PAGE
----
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State v. Slocumb

Supreme Court of South Carolina

April 3, 2019

State of South Carolina, Respondent,
Conrad Lamont Slocumb, Petitioner. Appellate Case No. 2015-002031

          Heard December 12, 2018


          Tara Dawn Shurling, of the Law Office of Tara Dawn Shurling, P.A., of Columbia, for Petitioner.

          Attorney General Alan Wilson and Assistant Attorney General Mark R. Farthing, both of Columbia, for Respondent.

          Chief Appellate Defender Robert Micheal Dudek, Appellate Defender Susan Barber Hackett, Appellate Defender Laura Ruth Baer, all of Columbia, for Amicus Curiae, South Carolina Division of Appellate Defense.

          John H. Blume, III and Lindsey Sterling Vann, both of Columbia, for Amicus Curiae, Justice 360 & Cornell Juvenile Justice Project.

          Executive Director James Hugh Ryan, III, of Columbia, for Amicus Curiae, South Carolina Commission on Indigent Defense.

          Joseph M. McCulloch, Jr., of Columbia, and Seth P. Waxman, of Washington, DC, for Amicus Curiae, The South Carolina State Conference of the National Association for the Advancement of Colored People.

          Alexandra V.B. Gordon, Aidan Synnott, Anne O'Toole and Agbeko C. Petty, all of New York, NY, for Amicus Curiae, South Carolina Public Defender Association and South Carolina Criminal Association of Criminal Defense Lawyers.


         At the age of thirteen, petitioner Conrad Slocumb kidnapped and sexually assaulted a teacher before shooting her in the face and head five times and leaving her for dead. Three years later, following his guilty plea for the first set of crimes, he escaped from custody and raped and robbed another woman in a brutal manner before being apprehended again. For these two sets of crimes, Slocumb received an aggregate 130-year sentence due to the individual sentences being run consecutively.

         Following rounds of direct appeals and collateral proceedings, Slocumb now contends an aggregate 130-year sentence for multiple offenses committed on multiple dates violates the Eighth Amendment to the United States Constitution, as extrapolated from the principles set forth in the United States Supreme Court's (Supreme Court) decisions in Graham v. Florida[1] and Miller v. Alabama, [2] among others. We acknowledge ostensible merit in Slocumb's argument, for it is arguably a reasonable extension of Graham and Miller. Yet precedent dictates that only the Supreme Court may extend and enlarge the protections guaranteed by the United States Constitution. Once the Supreme Court has drawn a line in the sand, the authority to redraw that line and broaden federal constitutional protections is limited to our nation's highest court. Because the decision to expand the reach and protections of the Eighth Amendment lies exclusively with the Supreme Court, we are constrained to deny Slocumb relief.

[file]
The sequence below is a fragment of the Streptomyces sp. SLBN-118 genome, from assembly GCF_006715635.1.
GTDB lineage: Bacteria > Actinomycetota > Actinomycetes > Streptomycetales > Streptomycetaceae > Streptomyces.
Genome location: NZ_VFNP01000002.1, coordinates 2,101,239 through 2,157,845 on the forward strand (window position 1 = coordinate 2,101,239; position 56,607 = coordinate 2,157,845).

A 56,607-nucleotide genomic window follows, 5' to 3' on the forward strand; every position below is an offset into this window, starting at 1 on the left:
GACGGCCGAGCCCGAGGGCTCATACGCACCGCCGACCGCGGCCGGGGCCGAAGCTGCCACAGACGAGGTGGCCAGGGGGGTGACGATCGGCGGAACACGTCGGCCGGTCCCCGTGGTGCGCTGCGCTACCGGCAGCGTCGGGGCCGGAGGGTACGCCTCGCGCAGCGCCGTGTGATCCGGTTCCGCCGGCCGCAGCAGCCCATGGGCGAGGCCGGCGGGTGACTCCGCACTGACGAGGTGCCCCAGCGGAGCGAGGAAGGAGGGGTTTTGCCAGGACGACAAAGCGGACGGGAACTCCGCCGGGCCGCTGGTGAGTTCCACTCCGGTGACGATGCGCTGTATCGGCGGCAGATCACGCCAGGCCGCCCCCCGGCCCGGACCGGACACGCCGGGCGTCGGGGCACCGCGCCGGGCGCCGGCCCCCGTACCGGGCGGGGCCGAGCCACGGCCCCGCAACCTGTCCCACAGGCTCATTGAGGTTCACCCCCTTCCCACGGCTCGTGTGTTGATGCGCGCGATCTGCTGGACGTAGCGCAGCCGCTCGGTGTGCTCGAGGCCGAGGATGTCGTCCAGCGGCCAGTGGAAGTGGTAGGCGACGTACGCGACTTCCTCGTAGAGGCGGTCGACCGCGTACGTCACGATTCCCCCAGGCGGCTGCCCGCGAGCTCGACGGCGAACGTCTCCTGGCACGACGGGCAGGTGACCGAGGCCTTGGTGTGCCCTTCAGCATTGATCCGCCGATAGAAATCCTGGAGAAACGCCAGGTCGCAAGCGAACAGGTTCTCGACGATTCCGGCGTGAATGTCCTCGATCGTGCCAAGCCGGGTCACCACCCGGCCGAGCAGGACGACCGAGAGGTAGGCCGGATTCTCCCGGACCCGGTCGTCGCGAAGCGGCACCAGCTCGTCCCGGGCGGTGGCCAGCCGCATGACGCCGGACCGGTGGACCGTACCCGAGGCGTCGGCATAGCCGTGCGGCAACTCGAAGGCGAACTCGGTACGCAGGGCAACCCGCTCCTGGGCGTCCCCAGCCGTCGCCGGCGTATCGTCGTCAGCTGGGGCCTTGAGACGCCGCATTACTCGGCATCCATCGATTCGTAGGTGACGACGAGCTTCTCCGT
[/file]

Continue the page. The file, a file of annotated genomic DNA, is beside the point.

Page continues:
In 1992, when he was thirteen years old, Slocumb accosted a high school teacher in the school parking lot and forced her into her car at gunpoint, directing her to drive to a wooded area. Slocumb unsuccessfully attempted to force the teacher into the woods before grabbing her, squeezing her breast, and digitally penetrating her vagina through her clothing. He then shot the teacher in the face and head five times and drove off in her car, leaving her on the side of the road. Miraculously, the teacher survived and identified Slocumb as the perpetrator. Eventually, Slocumb pled guilty to criminal sexual conduct in the first degree (CSC-1st) in exchange for the remaining charges being nol prossed and was sentenced to thirty years' imprisonment.

         Three years later, while returning from an off-site medical visit, Slocumb escaped from custody for a total of forty-five minutes. In the short time he was free, he ran to a nearby apartment complex, located a lone woman, and forced his way into her apartment. Once inside, Slocumb claimed he had a gun and demanded the woman turn over her car keys, money, jewelry, cigarettes, beer, and a change of clothes. After the woman complied with his demands, Slocumb forced her to undress, said "I'm going to have some sex," and, after reminding her he was armed, proceeded to rape her. The woman nonetheless continued to resist, whereupon Slocumb forced her to stand and touch her toes as he raped her from behind. After the rape, Slocumb left the apartment and was apprehended in the parking lot by law enforcement.

         After a jury trial and multiple rounds of direct appeals, post-conviction relief applications, and resentencing hearings, Slocumb was ultimately sentenced to life without parole for burglary in the first degree, thirty years' imprisonment for CSC-1st, thirty years' imprisonment for kidnapping, fifteen years' imprisonment for robbery (as a lesser-included offense to armed robbery), and five years' imprisonment for escape, the sentences to be served consecutively.

         Subsequently, in 2010, the United States Supreme Court handed down its decision in Graham v. Florida, in which it held the Eighth Amendment to the United States Constitution prohibited courts from sentencing a juvenile offender convicted of a nonhomicide offense to life without parole. 560 U.S. at 82. Slocumb immediately filed a federal habeas action, requesting his life sentence for burglary be vacated pursuant to Graham. The federal district court granted him relief and remanded the case to the circuit court for resentencing on the burglary charge alone.